Old family letters and documents can hold a treasure trove full of information about our ancestors, but often the paper they are written on has become delicate and the ink faded, to say nothing about the writing!
The first thing to do is preserve the original letters. I'm not an archivist but I do know that before handling old documents, you should wash your hands or wear archival gloves and handle them as little as possible. Ideally, the documents should be scanned using a flat bed scanner (a feed scanner can damage the flimsy paper).
Secondly, the original documents should be stored carefully in archival sleeves. Where possible, keep the original envelope with the letter as this will hopefully give you a date. Recently, my brother and sister and I inherited a large box of old letters but most have no envelope and no date on the missive, rather the letters are headed 'Sunday' or Wednesday'. This makes dating the information very difficult! Fortunately in our case, the letters are fairly recent (written during WWII) and we have been able to guess the year from the information within.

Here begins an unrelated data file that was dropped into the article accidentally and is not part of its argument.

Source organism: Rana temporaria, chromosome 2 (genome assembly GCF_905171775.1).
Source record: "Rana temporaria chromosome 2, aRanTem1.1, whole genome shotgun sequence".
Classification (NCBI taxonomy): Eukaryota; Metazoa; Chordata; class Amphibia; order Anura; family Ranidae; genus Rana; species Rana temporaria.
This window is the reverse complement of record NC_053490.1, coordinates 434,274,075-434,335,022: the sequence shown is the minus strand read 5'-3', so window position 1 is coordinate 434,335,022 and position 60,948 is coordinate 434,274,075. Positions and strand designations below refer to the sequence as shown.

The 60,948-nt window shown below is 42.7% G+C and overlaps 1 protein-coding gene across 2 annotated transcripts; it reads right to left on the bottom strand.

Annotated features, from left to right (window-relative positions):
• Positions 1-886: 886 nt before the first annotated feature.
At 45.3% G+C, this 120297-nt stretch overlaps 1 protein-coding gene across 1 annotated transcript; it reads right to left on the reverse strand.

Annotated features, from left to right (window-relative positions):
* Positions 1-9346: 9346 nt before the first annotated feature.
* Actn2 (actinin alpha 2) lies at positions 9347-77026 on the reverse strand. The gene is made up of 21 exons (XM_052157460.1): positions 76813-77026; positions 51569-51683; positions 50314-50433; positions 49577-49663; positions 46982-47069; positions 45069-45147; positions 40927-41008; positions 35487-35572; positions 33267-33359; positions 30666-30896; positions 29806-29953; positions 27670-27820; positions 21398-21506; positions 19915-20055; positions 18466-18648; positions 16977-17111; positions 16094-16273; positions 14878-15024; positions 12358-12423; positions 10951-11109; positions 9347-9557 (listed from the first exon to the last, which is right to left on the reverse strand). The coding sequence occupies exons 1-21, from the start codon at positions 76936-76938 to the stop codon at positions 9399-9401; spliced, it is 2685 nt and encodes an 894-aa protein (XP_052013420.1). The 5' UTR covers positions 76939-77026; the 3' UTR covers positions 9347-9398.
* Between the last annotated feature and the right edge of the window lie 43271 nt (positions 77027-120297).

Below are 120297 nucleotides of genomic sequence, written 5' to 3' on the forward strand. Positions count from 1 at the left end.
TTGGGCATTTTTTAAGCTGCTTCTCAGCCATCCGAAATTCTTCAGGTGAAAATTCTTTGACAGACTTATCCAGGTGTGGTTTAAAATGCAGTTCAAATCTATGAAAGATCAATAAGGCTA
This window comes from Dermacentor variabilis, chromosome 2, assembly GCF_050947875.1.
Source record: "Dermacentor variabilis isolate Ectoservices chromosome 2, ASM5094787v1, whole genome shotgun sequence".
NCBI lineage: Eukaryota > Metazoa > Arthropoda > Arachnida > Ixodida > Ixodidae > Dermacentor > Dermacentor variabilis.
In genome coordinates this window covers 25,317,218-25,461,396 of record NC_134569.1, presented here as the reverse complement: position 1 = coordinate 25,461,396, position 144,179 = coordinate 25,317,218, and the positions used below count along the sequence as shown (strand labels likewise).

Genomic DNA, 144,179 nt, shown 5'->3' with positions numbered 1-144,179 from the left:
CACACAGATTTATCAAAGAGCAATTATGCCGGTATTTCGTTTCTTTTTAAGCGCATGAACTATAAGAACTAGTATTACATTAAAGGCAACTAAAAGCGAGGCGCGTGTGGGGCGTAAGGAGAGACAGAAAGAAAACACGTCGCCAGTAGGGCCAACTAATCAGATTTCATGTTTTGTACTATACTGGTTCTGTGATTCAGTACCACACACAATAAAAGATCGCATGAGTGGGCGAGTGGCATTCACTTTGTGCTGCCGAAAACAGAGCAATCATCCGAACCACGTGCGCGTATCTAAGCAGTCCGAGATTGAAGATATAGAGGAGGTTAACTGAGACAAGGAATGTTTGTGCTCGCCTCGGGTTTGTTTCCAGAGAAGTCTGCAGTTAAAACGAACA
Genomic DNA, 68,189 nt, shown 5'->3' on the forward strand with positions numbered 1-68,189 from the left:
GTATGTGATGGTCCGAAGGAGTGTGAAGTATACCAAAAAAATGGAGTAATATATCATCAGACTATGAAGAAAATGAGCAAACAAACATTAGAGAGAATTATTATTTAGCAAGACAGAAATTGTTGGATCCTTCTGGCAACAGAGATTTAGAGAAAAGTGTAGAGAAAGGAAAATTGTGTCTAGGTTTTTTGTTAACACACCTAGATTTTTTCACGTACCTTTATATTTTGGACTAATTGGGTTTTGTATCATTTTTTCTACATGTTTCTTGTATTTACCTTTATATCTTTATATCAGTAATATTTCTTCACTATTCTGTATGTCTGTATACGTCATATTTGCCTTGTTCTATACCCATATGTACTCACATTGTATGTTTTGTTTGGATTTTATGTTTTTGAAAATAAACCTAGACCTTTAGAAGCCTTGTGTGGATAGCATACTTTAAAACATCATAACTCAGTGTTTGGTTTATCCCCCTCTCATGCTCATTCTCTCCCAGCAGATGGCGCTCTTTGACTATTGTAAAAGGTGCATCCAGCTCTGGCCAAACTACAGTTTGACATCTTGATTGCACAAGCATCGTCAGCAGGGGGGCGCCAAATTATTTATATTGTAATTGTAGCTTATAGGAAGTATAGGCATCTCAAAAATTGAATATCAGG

By scanning old documents, not only do you have a secure backup, you also have the ability to share.
Once transcribed we can work with you to find the best way to share them with your family. We can format the documents with customised fonts and page layouts, even add some of those old photographs to make them not only more legible, but fun to read.
Given that these old missives can contain very personal (and sometimes embarrassing) information about our ancestors, we need to decide whether or not to share them with others. The last thing we need is to air old family secrets (or release those pesky skeletons from the closet!) So, before sharing, talk to other member of your family or family members of people mentioned to make sure you don't step on anyones toes.
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